The Slush Puddles of Life

Thursday, January 28, 2016 - 6:35 am

The Slush Puddles of Life

Puddles! Puddles! What if enlightenment is found in sparkling icy puddles? And in our response to these same puddles?
Some 15 years ago, I got my first job. The job took me to a small village in upstate New York, a part of the country I had never been to, and knew little about. I had not even imagined the whole world of New York state beyond New York City. Upstate is vast, sparse, beautiful, and… cold.
When I travelled north for my job interview, it was the winter season. My flight back got cancelled because of a snowstorm, and I spent the night in a hotel room looking out the window at the unbelievable mounds of snow that had been shoveled out of the parking lot. Looking at these frozen hills, I was terrified by the sheer scale of winter. I called my then fiancé and told her, “Honey, it looks like there was a war between nature and humans — and we lost.”
We moved to a place with a stronger sense of community than anywhere else I have lived. A small village with 2,000 people, where playful kids roamed from house to house and got fed by neighbors. People took pride in not locking their cars, and neighbors would bring you meals and clothes when you’d have a baby. It was a beautiful place.
It was also… cold. Colder than anything I could have imagined. In the year 2000, the second year we were there, we had 192 inches of snow. Seventeen feet of snow. Another year we had a stretch of 19 straight days when the high temperature did not get above zero degrees Fahrenheit — without the wind chill factor. Each and every one of those 19 days, the low temperature would be minus-25 degrees Fahrenheit, and it would rise up to zero. With the wind chill, it would “feel like” minus-40 degrees warming up to negative-15. It would be so cold that there would be ice inside your nose. Imagine icicles forming from the moisture inside your nose. There was ice in places I would have never imagined ice could get into.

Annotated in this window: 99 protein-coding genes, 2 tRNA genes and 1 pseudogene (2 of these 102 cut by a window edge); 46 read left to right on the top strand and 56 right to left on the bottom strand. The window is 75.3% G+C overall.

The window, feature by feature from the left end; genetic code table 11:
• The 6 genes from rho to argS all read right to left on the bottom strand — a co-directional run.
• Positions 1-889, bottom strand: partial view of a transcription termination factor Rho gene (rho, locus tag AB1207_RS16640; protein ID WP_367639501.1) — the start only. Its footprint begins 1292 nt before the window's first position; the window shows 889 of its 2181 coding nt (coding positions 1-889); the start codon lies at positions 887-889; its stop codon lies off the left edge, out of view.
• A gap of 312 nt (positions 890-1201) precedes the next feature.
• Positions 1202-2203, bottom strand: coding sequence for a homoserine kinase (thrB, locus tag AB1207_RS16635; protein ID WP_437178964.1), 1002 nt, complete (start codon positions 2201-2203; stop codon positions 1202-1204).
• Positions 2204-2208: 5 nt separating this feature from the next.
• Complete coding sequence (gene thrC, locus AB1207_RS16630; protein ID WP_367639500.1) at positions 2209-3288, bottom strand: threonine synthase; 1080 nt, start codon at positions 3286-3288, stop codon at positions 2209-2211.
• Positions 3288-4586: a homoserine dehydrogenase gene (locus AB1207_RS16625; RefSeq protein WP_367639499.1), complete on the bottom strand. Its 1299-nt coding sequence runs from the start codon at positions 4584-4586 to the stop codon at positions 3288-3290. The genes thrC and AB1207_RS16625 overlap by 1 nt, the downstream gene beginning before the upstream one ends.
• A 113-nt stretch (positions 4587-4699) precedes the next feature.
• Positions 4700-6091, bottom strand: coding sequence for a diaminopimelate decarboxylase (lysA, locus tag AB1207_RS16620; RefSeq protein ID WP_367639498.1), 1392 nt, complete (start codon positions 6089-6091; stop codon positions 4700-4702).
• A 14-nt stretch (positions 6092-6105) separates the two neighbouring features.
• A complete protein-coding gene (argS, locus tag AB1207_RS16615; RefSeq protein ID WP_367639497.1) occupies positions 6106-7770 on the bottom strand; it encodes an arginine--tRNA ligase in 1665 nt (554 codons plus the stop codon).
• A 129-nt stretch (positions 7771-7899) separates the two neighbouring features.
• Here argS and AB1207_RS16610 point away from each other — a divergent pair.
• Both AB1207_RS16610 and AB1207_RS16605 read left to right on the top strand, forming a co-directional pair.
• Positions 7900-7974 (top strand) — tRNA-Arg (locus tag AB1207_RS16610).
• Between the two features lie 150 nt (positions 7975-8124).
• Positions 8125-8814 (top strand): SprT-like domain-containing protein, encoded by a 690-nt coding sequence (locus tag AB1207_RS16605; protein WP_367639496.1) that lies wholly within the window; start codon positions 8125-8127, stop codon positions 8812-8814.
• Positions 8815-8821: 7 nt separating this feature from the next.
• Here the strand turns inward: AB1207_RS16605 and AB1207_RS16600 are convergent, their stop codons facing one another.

The local TV show would compare the snow in upstate New York with the snow in Cleveland and Buffalo. All I kept thinking was: no one is winning. We are all losing in this snow game.

The snow was a part of life. Life happened in the snow, including bringing new life into this world. We had two children who were born in that village. They grew up there, and headed to their first school there. I remember walking my baby girl to her school and back. In the spring and fall, it would be a beautiful, joyous walk. In the winter, well… ice in the nose. Miserably cold.

Did I mention that I grew up in Florida, Iran, and North Carolina? I was not cut out for the cold. Walking to and from school, I muttered under my breath that brown people like me were not meant to live in the cold. Mumble, mumble. Grumble.
And here is where the Zen moment came one day.
As I walking my beautiful baby girl to school, trying to avoid the icy spots and falling flat on my bottom, I noticed that it had warmed up enough that some of the ice and snow had turned to puddles. I don’t understand the chemistry of it, but somehow the mixture of the ice and the salt that they laid down everywhere had turned into a frozen slush.
Lost in one of my usual daydreams, I stepped into one of those slush puddles. The icy, slushy mixture seeped through my boot, and I felt the frozen cold seeping into my toes, till my bones themselves felt frozen.